Speech The Australian Bond Market in 2011 and Beyond

Today I will discuss the current structure of the Australian bond market and talk about some trends that might influence its evolution in the coming years. I will focus on the bank debt and Kangaroo markets, given the theme of this conference. I will also address some of the issues surrounding the implementation of the forthcoming Basel liquidity standard.


To set the scene, relative to the size of the Australian economy, the Australian bond market is around the average for developed economies (Table 1). However, unlike in many countries around the world today, the private debt market is significantly larger than the public market. This reflects the prudent fiscal policy pursued by both sides of politics, at the federal and state level, over an extended period of time (Graph 1).

Table 1: Non-government Debt Outstanding*
Per cent of GDP
Developed markets
Japan 38
Canada 57
South Korea 76
Germany 84
Australia 94
France 121
Sweden 129
United States 144
United Kingdom 170
Netherlands 303
Emerging markets
India 8
China 21
Brazil 24

* Includes short-term securities not included in Graph 1 but excludes non-resident issued securities included in Graph 1.

Sources: BIS; IMF; RBA

Graph 1
Graph 1: Australian Bonds Outstanding

Structure of the Australian Non-government Debt Market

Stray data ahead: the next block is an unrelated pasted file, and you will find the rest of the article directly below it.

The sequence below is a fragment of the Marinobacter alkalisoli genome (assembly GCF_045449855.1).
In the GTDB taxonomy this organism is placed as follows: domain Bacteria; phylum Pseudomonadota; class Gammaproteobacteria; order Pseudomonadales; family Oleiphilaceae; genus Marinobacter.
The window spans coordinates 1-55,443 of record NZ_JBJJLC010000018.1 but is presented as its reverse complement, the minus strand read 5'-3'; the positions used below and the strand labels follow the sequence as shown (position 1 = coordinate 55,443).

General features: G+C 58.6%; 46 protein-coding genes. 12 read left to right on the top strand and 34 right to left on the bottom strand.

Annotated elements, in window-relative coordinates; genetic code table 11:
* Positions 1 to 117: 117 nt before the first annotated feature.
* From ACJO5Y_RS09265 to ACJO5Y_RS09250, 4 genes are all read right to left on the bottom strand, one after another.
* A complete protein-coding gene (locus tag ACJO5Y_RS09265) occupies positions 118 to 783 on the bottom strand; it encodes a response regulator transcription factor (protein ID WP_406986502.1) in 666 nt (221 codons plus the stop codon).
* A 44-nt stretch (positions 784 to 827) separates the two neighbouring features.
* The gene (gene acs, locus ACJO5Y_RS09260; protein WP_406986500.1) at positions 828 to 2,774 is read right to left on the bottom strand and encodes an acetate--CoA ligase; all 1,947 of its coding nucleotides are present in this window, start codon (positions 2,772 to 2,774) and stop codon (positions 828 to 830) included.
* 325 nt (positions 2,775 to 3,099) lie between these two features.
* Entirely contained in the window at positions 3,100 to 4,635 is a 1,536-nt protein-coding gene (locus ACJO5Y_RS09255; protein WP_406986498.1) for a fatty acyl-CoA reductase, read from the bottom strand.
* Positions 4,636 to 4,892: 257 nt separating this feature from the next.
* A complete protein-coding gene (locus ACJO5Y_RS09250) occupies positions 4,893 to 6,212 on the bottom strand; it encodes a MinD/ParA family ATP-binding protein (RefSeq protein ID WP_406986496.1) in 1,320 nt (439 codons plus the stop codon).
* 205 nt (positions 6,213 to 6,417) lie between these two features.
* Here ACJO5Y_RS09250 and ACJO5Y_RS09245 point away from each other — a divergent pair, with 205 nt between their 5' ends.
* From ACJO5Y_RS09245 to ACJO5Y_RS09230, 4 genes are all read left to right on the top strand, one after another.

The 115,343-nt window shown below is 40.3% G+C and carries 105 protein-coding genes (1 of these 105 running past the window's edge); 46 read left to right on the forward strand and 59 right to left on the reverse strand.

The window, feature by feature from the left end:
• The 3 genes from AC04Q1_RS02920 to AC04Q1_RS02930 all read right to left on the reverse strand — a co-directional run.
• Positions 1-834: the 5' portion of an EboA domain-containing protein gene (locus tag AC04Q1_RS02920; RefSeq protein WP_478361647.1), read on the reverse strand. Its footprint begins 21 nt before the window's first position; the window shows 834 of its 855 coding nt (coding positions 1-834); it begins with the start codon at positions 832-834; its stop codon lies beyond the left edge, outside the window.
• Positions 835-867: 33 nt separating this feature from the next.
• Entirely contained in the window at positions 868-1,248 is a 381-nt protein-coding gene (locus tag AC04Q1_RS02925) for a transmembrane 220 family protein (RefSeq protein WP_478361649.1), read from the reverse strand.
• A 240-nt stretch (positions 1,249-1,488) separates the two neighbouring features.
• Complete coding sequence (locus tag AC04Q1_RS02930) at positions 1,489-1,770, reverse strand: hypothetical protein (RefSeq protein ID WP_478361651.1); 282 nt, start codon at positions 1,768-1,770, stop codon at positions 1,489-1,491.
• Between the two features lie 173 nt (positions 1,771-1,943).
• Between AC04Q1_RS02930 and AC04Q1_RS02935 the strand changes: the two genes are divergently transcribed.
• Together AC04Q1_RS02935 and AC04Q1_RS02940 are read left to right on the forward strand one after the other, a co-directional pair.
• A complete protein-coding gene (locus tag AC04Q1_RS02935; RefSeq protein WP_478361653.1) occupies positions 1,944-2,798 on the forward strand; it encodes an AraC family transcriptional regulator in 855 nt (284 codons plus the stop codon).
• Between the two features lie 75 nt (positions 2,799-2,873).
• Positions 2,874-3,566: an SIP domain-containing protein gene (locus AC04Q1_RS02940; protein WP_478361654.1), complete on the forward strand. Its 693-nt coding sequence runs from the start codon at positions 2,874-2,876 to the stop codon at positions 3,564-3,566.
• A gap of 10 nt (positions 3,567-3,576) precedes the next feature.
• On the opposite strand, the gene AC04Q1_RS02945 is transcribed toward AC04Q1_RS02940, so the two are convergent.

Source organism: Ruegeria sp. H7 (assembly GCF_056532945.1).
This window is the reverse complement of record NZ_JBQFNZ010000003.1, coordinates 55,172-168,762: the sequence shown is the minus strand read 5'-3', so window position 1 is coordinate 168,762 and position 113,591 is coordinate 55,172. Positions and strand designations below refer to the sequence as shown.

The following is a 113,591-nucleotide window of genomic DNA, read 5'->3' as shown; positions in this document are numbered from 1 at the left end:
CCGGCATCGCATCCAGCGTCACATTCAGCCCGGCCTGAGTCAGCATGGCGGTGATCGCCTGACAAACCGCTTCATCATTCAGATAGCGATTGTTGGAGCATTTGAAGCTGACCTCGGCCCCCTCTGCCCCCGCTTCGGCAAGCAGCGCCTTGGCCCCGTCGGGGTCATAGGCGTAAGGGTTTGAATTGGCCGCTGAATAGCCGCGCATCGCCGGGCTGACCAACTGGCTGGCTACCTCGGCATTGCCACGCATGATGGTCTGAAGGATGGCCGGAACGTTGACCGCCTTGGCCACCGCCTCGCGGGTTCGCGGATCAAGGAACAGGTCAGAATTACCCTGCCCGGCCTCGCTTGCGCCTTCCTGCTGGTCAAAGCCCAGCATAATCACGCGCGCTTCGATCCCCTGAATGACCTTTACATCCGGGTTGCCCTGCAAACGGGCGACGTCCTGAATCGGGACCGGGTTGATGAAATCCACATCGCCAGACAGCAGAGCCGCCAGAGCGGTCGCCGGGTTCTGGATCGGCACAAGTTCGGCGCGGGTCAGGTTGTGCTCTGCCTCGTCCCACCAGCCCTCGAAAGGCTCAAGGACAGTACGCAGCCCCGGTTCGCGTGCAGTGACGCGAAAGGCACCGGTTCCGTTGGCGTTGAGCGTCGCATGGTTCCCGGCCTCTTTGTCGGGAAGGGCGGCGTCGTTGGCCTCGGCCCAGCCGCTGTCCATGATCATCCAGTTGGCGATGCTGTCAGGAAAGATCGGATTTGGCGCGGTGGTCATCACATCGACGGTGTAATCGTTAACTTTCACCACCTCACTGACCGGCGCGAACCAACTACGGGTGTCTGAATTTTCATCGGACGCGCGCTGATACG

The non-government debt market in Australia consists of four categories of issuers: financial institutions, other corporate issuers, asset-backed issuers and non-resident Kangaroo issuers. As can be seen in Graph 2, while all four segments of the market have grown over time, the development of the market has not been uniform:

  • Financial institutions have for some time had the largest share of issuance;
  • asset-backed issuance grew rapidly during the early 2000s, but its growth was severely affected by the financial crisis;
  • corporate issuance has grown steadily over the past two decades;
  • more recently, strong demand for Australian-dollar assets has seen rapid issuance of Australian-dollar debt by non-residents.

I'd like to touch briefly on the main drivers of developments in each of these markets and talk about some of the potential factors affecting future issuance.

Graph 2
Graph 2: Non-government Bonds Outstanding


Over much of the past two decades, demand for credit outpaced the growth in deposits, so that banks accessed wholesale funding markets to support growth in lending. This outcome reflected a number of factors.